Pro-democracy lawmaker Claudia Mo told reporters the attack was a signal to intimidate other demonstrators ahead of calls for a new mass demonstration on Sunday.
"Regardless of the identity, ethnicity, skin color of the perpetrators, the root of the problem is the violence of the regime and the political system. Let's not forget, the more people we unite, the greater the hope of victory we see," the CRHF wrote in a statement after the attack.
All sides turning on Lam
After Lam's failed policy address, there are indications the leader is also losing confidence of pro-establishment lawmakers.
"Since Lam has a very low popularity, pro-establishment lawmakers also did not dare to support her policy address. Rather, they decided to take a more critical attitude towards her proposed policies," said Ma.
Discontent with Lam and pro-establishment lawmakers could be reflected in district council elections planned for November.
"The election is what the government really cares about, as it affects power relations in local politics," said Ma.
Although Hong Kongers cannot directly elect the chief executive, representatives for Hong Kong's 18 districts are elected by the people.
"What she has done really doesn't help improve the pro-establishment camp's prospects," said Ma.
"It is likely for Hong Kong people to punish the pro-establishment camp with their votes, but their votes can't really punish Carrie Lam."
No way out?
In September, Lam made a belated attempt to calm the demonstrations by formally withdrawing the extradition bill, which had originally sparked the protests in June. But critics say the move was too little, too late. The scope of the demonstrations has since expanded into a much larger culture of dissent against Hong Kong's government and the perception of Beijing's growing influence over the semiautonomous region.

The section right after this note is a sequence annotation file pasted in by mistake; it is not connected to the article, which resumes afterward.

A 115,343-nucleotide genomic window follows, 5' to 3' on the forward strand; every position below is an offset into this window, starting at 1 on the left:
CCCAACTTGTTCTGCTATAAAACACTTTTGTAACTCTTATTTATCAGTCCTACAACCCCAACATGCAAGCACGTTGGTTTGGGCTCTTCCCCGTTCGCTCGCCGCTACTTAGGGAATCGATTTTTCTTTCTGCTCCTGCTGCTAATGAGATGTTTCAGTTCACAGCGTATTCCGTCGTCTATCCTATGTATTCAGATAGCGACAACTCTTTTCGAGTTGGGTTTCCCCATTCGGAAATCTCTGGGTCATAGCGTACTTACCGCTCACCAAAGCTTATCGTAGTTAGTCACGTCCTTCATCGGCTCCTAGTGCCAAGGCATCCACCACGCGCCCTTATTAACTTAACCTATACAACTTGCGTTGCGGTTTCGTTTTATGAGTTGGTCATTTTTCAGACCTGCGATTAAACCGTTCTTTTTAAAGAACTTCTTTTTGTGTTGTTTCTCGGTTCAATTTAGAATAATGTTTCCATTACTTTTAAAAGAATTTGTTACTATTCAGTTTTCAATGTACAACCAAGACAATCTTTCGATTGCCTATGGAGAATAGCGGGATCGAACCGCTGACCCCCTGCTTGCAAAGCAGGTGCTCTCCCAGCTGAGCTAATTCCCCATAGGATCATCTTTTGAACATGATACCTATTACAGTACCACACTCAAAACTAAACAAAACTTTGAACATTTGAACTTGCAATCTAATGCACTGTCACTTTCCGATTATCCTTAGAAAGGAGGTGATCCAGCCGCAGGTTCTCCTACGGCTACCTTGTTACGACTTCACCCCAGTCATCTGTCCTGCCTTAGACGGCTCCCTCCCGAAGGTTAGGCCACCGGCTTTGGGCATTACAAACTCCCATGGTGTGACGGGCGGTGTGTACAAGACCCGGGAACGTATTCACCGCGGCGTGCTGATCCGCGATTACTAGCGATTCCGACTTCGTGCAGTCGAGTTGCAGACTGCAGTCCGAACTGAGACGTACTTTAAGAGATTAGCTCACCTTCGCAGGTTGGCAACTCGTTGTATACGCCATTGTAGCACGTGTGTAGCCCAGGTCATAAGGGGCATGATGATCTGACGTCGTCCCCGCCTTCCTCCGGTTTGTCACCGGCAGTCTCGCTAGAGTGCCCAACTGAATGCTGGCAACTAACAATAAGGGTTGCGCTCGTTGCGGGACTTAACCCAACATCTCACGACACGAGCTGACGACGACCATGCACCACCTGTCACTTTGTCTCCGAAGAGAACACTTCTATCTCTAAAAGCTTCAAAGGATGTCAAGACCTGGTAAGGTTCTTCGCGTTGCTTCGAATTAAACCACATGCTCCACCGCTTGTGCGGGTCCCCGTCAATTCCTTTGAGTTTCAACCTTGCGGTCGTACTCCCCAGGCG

The pro-democracy movement has presented "five demands," which include direct elections and an independent commission to investigate violence by police against demonstrators.
Lam has repeated throughout the demonstrations that she will not respond to destruction or violence by accommodating protesters' demands.
In response to more radical measures by demonstrators, Hong Kong authorities have in recent weeks tried to tighten the screws, for example, by imposing a ban on masks.
Although the mask law makes it easier for police to arrest and charge any individual considered to have broken the law, increased police action also serves to embolden demonstrators and further exacerbate divisions.
Read more: Hong Kong police shoot protester in chest
However, Ma said the pro-democracy demonstrators are also beginning to realize the limitations of violent protest.
"Some protesters have questioned the effectiveness of 'indiscriminate violent actions' by frontline protesters," said Ma. "This sentiment may have forced frontline protesters to restrain their behavior."
Demonstrators are increasingly convinced Hong Kong's chief executive is being steered on a course of escalation by Beijing.
As more protests are planned for Sunday, Lam and Hong Kong's leadership are running out of options to put out a wildfire of discontent and disorder that is showing no sign of slowing down.
With reporting by DW's Hong Kong correspondent, Phoebe Kong